Beginning during fetal myogenesis and continuing into the adult, Tcf4-dependent signals from fibroblasts repress the expression of the developmental MyHCemb isoform. During normal muscle development, MyHCemb is highly expressed in embryonic and fetal myofibers, but then gradually declines until it is no longer detectable 3 weeks after birth (Agbulut et al., 2003; Lu et al., 1999). Tcf4 expressed in fibroblasts is crucial for regulating MyHCemb levels. Deletion of Tcf4 in fibroblasts led to a dramatic increase of MyHCemb levels at 6 weeks in all muscles examined. This indicates that Tcf4 within fibroblasts regulates downstream genes, the products of which non-cell-autonomously repress MyHCemb in neighboring myofibers. These Tcf4-regulated paracrine signals from fibroblasts begin to repress MyHCemb levels just prior to birth and maintain repression of MyHCemb in the adult. Thus, Tcf4-dependent signals from fibroblasts promote the transition from fetal to adult muscle, by repression of the developmental MyHCemb isoform, an isoform not repressed by Nfix (G. Messina, personal communication).
Our myoblast/fibroblast transwell experiments also revealed that connective tissue fibroblasts secrete factors, independent of Tcf4, that promote the formation of large multinucleate myofibers. We found that myoblasts differentiated in the presence of connective tissue fibroblasts had a significantly higher fusion index than myoblasts cultured alone. This effect was neither contact-mediated nor Tcf4-dependent, and this increased fusion could result from increased numbers of myoblasts and/or increased differentiation and fusion. Thus, fibroblasts secrete Tcf4-independent signals that generally promote muscle maturation by promoting formation of more multinucleate myofibers, characteristic of adult tissue. Interestingly, classic quail-chick chimera studies had hinted that lateral-plated derived tissue (which includes the connective tissue) might regulate the rate of muscle maturation during development (Armand et al., 1983). Also, several in vitro studies (Cooper et al., 2004; Joe et al., 2010; Kusner et al., 2010; Melone et al., 2000; Quinn et al., 1990) show that postnatal fibroblasts are a source of secreted trophic signals for myogenic cells. Recently, the molecular nature of some of these postnatal fibroblast signals has begun to be revealed. Neonatal connective tissue fibroblasts express nitric oxide synthase, and nitric oxide is a known stimulator of myoblast fusion (Dahlman et al., 2010). Potentially, during development fibroblasts could be a source of nitric oxide, which promotes myoblast fusion.
In summary, our study reveals that connective tissue fibroblasts are an important source of both Tcf4-dependent and Tcf4-independent signals that extrinsically regulate the switch from fetal to adult muscle. The connective tissue promotes muscle maturation both by repressing developmental MyHCemb and promoting the formation of multinucleate myofibers.
Connective tissue-muscle interactions in development and disease
During development and adulthood, the connective tissue provides the molecular and cellular niche within which muscle resides. This close association of muscle and its connective tissue has long suggested that interactions between these two tissues are crucial for development. Previously, we and others (Hasson et al., 2010; Kardon et al., 2003) showed that the developing connective tissue is important for muscle morphogenesis, by determining the pattern of muscles formed. Here, we now show, using new genetic reagents, that the connective tissue is also an important regulator of myogenesis by regulating muscle fiber type and maturation. Our findings demonstrate that myogenesis, generally thought to be intrinsically controlled by a network of transcription factors, is critically regulated extrinsically by its connective tissue niche.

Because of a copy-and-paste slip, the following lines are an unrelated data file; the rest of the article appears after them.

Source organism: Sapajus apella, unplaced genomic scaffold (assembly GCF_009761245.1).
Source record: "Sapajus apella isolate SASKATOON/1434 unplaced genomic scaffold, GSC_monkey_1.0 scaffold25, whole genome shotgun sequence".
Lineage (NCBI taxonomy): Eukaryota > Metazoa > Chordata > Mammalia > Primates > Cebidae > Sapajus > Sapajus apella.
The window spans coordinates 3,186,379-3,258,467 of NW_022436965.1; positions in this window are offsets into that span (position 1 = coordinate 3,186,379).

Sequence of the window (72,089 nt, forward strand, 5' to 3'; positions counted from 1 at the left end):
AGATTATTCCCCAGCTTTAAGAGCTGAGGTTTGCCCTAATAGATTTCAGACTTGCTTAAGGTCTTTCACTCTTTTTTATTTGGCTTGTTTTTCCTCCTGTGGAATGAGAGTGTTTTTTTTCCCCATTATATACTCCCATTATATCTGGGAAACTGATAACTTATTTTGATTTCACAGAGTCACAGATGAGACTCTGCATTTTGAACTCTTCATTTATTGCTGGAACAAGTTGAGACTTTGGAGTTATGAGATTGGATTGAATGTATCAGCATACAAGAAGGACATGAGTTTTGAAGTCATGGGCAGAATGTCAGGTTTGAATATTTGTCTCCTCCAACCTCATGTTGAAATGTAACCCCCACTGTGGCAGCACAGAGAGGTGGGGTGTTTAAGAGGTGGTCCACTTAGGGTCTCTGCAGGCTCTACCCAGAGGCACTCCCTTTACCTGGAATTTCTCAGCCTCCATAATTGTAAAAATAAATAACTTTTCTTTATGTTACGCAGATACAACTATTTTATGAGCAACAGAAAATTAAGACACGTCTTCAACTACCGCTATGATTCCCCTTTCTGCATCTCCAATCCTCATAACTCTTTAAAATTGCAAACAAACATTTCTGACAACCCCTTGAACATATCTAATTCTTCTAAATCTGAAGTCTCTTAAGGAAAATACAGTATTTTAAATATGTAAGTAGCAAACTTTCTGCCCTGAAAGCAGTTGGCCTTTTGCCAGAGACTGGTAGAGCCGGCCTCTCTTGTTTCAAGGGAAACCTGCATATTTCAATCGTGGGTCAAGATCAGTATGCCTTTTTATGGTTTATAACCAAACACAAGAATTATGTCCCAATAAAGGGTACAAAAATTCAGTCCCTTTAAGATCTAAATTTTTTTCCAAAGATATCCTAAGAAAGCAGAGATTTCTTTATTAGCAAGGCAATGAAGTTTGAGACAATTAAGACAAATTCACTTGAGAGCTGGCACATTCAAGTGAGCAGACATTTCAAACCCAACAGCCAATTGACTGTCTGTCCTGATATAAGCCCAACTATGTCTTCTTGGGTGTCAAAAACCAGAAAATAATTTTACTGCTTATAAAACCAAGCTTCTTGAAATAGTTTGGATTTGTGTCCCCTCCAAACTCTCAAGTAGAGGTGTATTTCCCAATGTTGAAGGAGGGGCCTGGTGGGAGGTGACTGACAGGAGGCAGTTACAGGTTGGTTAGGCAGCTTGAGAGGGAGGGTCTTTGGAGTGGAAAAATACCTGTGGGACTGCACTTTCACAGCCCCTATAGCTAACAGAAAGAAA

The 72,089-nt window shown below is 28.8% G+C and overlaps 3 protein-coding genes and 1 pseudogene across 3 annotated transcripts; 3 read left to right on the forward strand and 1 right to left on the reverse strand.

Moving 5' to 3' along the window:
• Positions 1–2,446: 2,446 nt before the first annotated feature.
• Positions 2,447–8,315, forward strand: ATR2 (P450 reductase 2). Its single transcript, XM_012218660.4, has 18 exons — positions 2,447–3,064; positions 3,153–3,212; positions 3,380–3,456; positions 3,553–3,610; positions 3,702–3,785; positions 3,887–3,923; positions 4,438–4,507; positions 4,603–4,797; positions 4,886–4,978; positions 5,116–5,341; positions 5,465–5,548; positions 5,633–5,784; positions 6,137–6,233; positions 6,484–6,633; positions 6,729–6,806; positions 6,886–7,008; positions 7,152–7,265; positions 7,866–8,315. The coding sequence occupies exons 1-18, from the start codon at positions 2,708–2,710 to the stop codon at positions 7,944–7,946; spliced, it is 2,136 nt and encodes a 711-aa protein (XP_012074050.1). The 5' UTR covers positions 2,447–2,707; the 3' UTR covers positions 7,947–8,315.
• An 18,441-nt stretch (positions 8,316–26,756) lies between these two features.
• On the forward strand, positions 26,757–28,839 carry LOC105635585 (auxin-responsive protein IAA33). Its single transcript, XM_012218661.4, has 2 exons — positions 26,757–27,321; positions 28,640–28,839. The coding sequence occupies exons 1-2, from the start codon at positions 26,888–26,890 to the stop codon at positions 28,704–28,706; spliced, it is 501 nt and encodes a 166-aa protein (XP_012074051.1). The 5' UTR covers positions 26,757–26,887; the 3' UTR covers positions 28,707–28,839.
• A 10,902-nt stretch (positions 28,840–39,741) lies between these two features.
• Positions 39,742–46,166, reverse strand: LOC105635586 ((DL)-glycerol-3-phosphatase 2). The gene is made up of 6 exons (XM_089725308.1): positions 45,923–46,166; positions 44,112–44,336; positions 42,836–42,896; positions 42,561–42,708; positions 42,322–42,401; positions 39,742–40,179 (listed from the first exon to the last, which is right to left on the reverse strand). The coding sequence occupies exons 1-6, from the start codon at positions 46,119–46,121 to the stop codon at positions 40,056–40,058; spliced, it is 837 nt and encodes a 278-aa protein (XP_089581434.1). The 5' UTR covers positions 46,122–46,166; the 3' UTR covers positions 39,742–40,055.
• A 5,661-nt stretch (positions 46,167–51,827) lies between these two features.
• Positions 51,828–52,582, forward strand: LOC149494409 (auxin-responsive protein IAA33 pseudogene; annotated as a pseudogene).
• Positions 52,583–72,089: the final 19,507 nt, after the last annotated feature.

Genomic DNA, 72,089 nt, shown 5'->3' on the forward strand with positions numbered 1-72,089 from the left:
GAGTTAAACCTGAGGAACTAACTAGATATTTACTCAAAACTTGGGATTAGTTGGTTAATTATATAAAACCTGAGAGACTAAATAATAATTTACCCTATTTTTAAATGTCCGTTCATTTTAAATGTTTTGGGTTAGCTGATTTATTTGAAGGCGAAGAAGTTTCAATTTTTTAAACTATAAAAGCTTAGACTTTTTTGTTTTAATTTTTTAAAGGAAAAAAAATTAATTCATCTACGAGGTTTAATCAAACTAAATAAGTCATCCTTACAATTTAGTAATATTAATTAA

The importance of interactions between muscle and connective tissue are revealed further in several human diseases, in which disruptions in these interactions have severe consequences. A hallmark of Duchenne muscular dystrophy, a fatal disease caused by mutations in the muscle protein dystrophin, is increased connective tissue fibrosis (Duchenne, 1968). In turn, this fibrosis inhibits proliferation of myogenic progenitors and contributes to the progressive loss of muscle repair (Melone et al., 2000). Even more striking is the finding that Ullrich and Bethlem congenital muscular dystrophies are caused by mutations in collagen VI, which is expressed exclusively by connective tissue fibroblasts and not by myogenic cells (Zou et al., 2008). Therefore, these muscular dystrophies result from the non-cell-autonomous effects of fibroblasts on muscle. Understanding the cellular and molecular nature of this connective tissue-muscle dialog will be crucial for understanding normal muscle development and the etiology and progression of muscle diseases.
We thank M. R. Capecchi and the Capecchi lab technical staff for support in making Tcf4GFPCre, Tcf4del and Tcf4fl mice. We also thank K. Engleka, J. A. Epstein, C. Keller, S. Wu and M. R. Capecchi for providing Pax3Cre, Pax7Cre and R26RDTA mice. C. Leukel, G. Messina and A. Palini provided FACS technical assistance and D. Cornelison provided FGF2. We thank D. Cornelison, A. Letsou and M. Metzstein for comments on the manuscript and G. Messina for helpful discussions. This work was supported by a Pew Scholars Award and NIH R01 HD053728 to G.K. Deposited in PMC for release after 12 months.
Competing interests statement
The authors declare no competing financial interests.
Supplementary material for this article is available at http://dev.biologists.org/lookup/suppl/doi:10.1242/dev.057463/-/DC1
- Accepted October 27, 2010.
- © 2011.